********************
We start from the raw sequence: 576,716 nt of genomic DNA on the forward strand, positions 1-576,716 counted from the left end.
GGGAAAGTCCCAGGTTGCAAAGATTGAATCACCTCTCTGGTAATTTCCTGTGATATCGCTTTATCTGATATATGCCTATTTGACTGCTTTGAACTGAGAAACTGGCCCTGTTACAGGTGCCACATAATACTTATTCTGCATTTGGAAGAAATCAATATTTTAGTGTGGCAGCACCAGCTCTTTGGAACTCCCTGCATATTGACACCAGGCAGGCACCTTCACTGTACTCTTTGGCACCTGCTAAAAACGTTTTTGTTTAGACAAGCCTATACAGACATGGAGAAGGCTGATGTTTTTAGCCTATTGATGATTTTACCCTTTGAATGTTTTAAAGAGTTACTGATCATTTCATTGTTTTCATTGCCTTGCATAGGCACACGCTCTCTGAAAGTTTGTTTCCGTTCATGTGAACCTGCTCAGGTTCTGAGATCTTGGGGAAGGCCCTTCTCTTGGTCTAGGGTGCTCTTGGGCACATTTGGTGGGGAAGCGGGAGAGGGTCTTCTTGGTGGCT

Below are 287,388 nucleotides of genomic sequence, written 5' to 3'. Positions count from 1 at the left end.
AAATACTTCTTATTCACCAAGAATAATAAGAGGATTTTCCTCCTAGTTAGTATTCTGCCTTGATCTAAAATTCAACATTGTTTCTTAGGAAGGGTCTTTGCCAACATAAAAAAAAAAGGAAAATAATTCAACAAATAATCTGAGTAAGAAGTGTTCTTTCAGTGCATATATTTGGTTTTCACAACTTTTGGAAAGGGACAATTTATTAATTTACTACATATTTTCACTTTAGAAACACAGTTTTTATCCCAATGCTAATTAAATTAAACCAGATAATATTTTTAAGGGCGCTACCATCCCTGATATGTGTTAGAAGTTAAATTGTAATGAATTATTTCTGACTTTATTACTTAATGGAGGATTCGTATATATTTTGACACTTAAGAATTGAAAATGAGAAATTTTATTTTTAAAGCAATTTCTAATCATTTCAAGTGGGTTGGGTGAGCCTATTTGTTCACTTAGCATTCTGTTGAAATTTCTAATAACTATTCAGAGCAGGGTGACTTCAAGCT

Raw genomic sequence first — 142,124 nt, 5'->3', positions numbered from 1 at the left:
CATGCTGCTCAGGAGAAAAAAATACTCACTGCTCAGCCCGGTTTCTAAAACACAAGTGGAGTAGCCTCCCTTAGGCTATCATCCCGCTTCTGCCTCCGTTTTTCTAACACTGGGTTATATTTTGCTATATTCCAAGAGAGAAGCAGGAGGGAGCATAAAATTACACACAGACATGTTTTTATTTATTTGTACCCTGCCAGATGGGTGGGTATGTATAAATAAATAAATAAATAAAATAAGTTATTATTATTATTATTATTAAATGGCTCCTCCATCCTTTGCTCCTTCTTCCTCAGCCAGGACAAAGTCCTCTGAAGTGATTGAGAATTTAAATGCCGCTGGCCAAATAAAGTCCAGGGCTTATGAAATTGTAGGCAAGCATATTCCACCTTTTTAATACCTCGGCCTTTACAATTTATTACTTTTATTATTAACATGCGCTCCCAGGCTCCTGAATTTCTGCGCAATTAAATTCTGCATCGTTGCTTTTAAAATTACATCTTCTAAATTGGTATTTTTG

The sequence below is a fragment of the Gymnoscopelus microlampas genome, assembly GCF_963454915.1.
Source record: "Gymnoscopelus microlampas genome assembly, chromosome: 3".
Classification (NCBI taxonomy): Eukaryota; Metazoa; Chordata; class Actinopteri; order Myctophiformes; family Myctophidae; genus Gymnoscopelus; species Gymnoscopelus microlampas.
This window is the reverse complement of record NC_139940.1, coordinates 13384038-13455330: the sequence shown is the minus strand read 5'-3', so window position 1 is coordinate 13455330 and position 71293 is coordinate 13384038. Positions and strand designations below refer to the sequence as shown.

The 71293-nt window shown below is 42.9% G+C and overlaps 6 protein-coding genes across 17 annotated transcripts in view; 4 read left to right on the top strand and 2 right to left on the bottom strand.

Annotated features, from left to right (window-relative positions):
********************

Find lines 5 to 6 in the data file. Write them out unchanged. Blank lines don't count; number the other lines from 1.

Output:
Raw genomic sequence first — 142,124 nt, 5'->3', positions numbered from 1 at the left:
CATGCTGCTCAGGAGAAAAAAATACTCACTGCTCAGCCCGGTTTCTAAAACACAAGTGGAGTAGCCTCCCTTAGGCTATCATCCCGCTTCTGCCTCCGTTTTTCTAACACTGGGTTATATTTTGCTATATTCCAAGAGAGAAGCAGGAGGGAGCATAAAATTACACACAGACATGTTTTTATTTATTTGTACCCTGCCAGATGGGTGGGTATGTATAAATAAATAAATAAATAAAATAAGTTATTATTATTATTATTATTAAATGGCTCCTCCATCCTTTGCTCCTTCTTCCTCAGCCAGGACAAAGTCCTCTGAAGTGATTGAGAATTTAAATGCCGCTGGCCAAATAAAGTCCAGGGCTTATGAAATTGTAGGCAAGCATATTCCACCTTTTTAATACCTCGGCCTTTACAATTTATTACTTTTATTATTAACATGCGCTCCCAGGCTCCTGAATTTCTGCGCAATTAAATTCTGCATCGTTGCTTTTAAAATTACATCTTCTAAATTGGTATTTTTG